About this Recording
8.550721 - HAYDN: Symphonies, Vol. 6 (Nos. 26, 35, 49)

Joseph Haydn (1732 - 1809)

Symphony No.26 in D Minor, "Lamentatione"
Symphony No.35 in B Flat Major
Symphony No.49 in F Minor, "La Passione"

Joseph Haydn was born in the village of Rohrau in 1732, the son of a wheelwright. Trained at the choir-school of St. Stephen's Cathedral in Vienna, he spent some years earning a living as best he could from teaching and playing the violin or keyboard, and was able to learn from the old musician Porpora, whose assistant he became. Haydn's first appointment was in 1759 as Kapellmeister to a Bohemian nobleman, Count von Morzin. This was followed in 1761 by employment as Vice-Kapellmeister to one of the richest men in the Empire, Prince Paul Anton Esterházy, succeeded on his death in 1762 by his brother Prince Nikolaus. On the death in 1766 of the elderly and somewhat obstructive Kapellmeister, Gregor Werner, Haydn succeeded to his position, to remain in the same employment, nominally at least, for the rest of his life.

On the completion of the magnificent palace at Esterháza, in the Hungarian plains under the new Prince, Haydn assumed command of an increased musical establishment. Here he had responsibility for the musical activities of the palace, which included the provision and direction of instrumental music, opera and theatre music, and music for the church. For his patron he provided a quantity of chamber music of all kinds, particularly for the Prince's own peculiar instrument, the baryton, a bowed string instrument with sympathetic strings that could also be plucked.

On the death of Prince Nikolaus in 1790, Haydn was able to accept an invitation to visit London, where he provided music for the concert season organized by the violinist-impresario Salomon. A second successful visit to London in 1794 and 1795 was followed by a return to duty with the Esterházy family, the new head of which had settled principally at the family property in Eisenstadt, where Haydn had started his career. Much of the year, however, was to be spent in Vienna, where Haydn passed his final years, dying in 1809, as the French armies of Napoleon approached the city yet again.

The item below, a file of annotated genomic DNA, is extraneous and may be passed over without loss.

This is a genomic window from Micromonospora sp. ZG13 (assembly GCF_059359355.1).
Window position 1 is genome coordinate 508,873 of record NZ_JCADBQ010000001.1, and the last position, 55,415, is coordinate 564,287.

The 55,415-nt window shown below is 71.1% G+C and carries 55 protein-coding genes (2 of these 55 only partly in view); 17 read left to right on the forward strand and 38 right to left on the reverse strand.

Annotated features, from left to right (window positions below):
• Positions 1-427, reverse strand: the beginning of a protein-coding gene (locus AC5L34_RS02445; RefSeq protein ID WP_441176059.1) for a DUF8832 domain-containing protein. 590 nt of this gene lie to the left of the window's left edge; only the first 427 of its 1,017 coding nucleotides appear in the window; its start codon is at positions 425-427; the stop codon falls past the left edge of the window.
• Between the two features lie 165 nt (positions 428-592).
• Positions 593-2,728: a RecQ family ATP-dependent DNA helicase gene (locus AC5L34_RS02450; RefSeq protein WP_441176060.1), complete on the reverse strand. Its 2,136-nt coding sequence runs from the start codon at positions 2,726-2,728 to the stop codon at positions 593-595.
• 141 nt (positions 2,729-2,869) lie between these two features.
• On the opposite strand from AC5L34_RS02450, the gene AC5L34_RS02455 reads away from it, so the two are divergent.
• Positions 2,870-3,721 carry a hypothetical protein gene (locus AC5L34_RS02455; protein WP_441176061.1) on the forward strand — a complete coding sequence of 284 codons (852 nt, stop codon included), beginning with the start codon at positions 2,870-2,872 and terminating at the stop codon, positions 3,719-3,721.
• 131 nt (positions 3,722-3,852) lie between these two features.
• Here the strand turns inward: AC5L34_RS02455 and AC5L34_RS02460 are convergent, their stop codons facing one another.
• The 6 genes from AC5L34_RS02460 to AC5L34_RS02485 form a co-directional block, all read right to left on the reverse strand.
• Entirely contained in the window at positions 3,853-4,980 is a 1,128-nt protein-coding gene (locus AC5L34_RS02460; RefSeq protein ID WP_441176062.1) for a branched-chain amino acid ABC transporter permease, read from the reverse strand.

Whether Haydn was the father of the symphony is a question best left to musical genealogists. His career, however, spanned the period during which the classical symphony developed as the principal orchestral form. He himself certainly played a major part in this development, from his first symphony some time before 1759 to his final series of symphonies written for the greater resources of London in 1794 and 1795. The London symphonies were preceded by similar works for Paris and a much larger body of compositions of more modest scoring for the orchestra at Esterháza and at Eisenstadt, many of the last calling for a keyboard continuo, at least with the relatively smaller number of string players available.

Symphony No.26 in D minor seems to have been written in 1768 or thereabouts and is scored for the usual Esterháza forces of pairs of oboes and French horns, bassoon, strings and cembalo.

The symphony once had the spurious title Weihnachts symphonie, giving rise to the false supposition that it once had a final Christmas pastoral movement. The title Lamentatione has more justification and the Haydn scholar H.C. Robbins Landon has shown from other evidence that the symphony is based on a traditional drama associated with the liturgical singing of the accounts of the Passion of Christ in Holy Week. The first movement opens with a first subject that sets the scene of the tragedy. It is followed by a change to F major and a theme for first oboe and second violin that is derived from the liturgical chant, starting with the familiar introductory words of the traditional text, followed by the more measured words of Christ, the interpolation of the Evangelist narrator and the words of the crowd. This forms the exposition or first section of the movement. The central development opens with are turn to the material of the beginning of the symphony. The final recapitulation has the thematic material of liturgical derivation in the key of D major, the key in which the movement ends. The slow second movement again entrusts the liturgical material to the first oboe and second violin, now using a melody derived from the Lamentations of Maundy Thursday Matins, to which the first violin adds a very different theme, a violin obbligato to what has been transformed into a chorale. The symphony ends with a Minuet and Trio that might at first seem less appropriate to the occasion, although the key of the Minuet ensures a continued element of solemnity.